An effort to preserve a tiny Vic West street reveals a city’s ongoing dilemma
Can Victoria protect its heritage and be affordable?
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Can Victoria protect its heritage and be affordable?
This article is based on interviews from the Capital Daily podcast. You can listen and subscribe here or on your podcasting app of choice.
Jim Lee’s Vic West house has survived death more than once.
Built in 1903, the one-and-a-half storey house on a deep lot half a block from the Songhees Walkway has survived fire damage and was nearly set for demolition before Lee bought it in 1976.
“People thought I was crazy [for] buying something in Vic West, because it was considered ‘the other side of the bridge,’” says Lee, a Prince George-raised accountant.
“When I first moved in, there was a leak in the roof. It was essentially a rooming house. The owner was a development company in Vancouver, and their plan was to tear the house down.”
Instead, Victoria’s city council intervened and designated the Queen Anne-style home as a heritage property in 1974. Lee took ownership two years later and has been restoring it ever since.
It is a difficult house to miss. A tall hedge runs the length of the sidewalk on Robert Street. There are three chimneys. A copper ceiling adorns the front entranceway. An octagonal tower, like a vision from Rapunzel, looks out at the West Bay of the Inner Harbour.
“I used to see the [SS Princess] Marguerite [ferry] go by every day,” Lee says.
Only now, the view is gone. A set of townhouses went up next door, obstructing the view.
That’s the kind of development Lee hopes to prevent on Robert Street in the future, nominating the dozen-odd remaining single-family homes on the small block as a heritage conservation area—the first-ever citizen-led effort in the city’s history to seek the designation. But first, he will need to convince the city council that his block is worth preserving for its historic value.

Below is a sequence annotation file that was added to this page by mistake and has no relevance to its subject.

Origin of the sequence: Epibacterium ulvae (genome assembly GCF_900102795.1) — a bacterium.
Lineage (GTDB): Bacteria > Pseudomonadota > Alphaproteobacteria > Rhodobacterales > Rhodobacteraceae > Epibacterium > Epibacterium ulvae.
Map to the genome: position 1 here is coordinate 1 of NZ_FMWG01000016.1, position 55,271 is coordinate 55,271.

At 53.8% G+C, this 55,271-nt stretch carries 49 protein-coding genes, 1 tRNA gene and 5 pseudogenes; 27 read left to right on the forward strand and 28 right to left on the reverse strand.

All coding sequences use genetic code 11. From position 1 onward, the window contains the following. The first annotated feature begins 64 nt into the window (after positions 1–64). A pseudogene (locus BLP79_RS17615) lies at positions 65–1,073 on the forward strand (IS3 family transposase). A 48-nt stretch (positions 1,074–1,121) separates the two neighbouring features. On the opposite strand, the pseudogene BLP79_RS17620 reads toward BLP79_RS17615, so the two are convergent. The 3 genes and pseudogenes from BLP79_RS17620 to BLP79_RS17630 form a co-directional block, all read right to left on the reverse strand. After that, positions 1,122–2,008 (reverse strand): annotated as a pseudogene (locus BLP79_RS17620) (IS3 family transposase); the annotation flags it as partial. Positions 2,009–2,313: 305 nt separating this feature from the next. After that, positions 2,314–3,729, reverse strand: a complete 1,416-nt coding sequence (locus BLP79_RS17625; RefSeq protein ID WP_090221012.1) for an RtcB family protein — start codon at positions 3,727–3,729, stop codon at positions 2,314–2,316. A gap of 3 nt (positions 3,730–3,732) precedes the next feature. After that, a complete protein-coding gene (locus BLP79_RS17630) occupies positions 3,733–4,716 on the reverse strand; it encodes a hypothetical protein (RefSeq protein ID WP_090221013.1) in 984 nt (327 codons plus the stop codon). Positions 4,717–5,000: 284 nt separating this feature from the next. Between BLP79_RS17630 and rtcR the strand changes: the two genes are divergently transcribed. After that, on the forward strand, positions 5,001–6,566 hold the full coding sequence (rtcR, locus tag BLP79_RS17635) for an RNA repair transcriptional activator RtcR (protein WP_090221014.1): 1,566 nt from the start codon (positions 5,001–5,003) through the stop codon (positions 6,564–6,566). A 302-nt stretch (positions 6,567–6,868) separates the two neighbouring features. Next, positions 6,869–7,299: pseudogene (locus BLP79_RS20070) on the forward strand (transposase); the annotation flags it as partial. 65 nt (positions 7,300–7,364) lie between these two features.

Detractors of Lee’s effort will decry the proposal as NIMBY-ism: designating fourteen homes, built between the early 1900s and 1950s, as heritage properties—which would limit the scope of any future redevelopment. Renovations and new builds would require a heritage alteration permit, which city staff would review to ensure consistency with the neighbourhood’s character. Additions, per the draft guidelines, would need to be “minimally visible above the ridgeline of the roof,” and horizontal in scale, not vertical.
“It’s just preserving the neighbourhood feel,” Lee says.
Four of the Robert Street homes date back to the turn of the century. The remainder are Second World War-era homes, mostly bungalows, built from the late 1930s to early 1940s.
Most neighbours agree with Lee’s efforts. Of 16 surveys the city mailed to nearby residents in 2018, nine supported the heritage designation. Three opposed it. Four didn’t respond.
But as Victoria looks to densify in the face of an affordability crisis, some housing advocates have concerns for what streetwide heritage designations efforts like this could mean for who can—and can’t—afford to stay in the city in the future.
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Leo Spalteholz has watched Victoria’s housing prices soar for the past decade. A housing market analyst and realtor, he was midway through a master’s degree at the University of Victoria in 2010 when he and his partner began looking for a house of their own to buy.
“We're thinking, you know, is this overpriced? Is this a bubble? And my background is engineering. So I just dove into the data analysis… Looking back now, it seems a little ridiculous, given how much more expensive the prices are now,” he laughs.
Now the co-founder of Homes for Living, a citizen-led advocacy group seeking to make Victoria more affordable for renters and first-time homeowners, he has a particular interest in efforts like Lee’s—and what they mean for creating space for all. With the average price of a single-family home reaching $1.3 million in Victoria, and the average rent of a one-bedroom apartment falling just shy of $1,700 per month, Spalteholz fears that heritage designations, if applied too broadly, could end up preventing the kind of new lower-cost high-density units he says Victoria desperately needs.
“We’ve got to think about who are we pushing out of our neighbourhoods? By saying, ‘Okay, the ticket to entry is $1.3 million,’ that will change our neighbourhoods, whether we like it or not,” he says.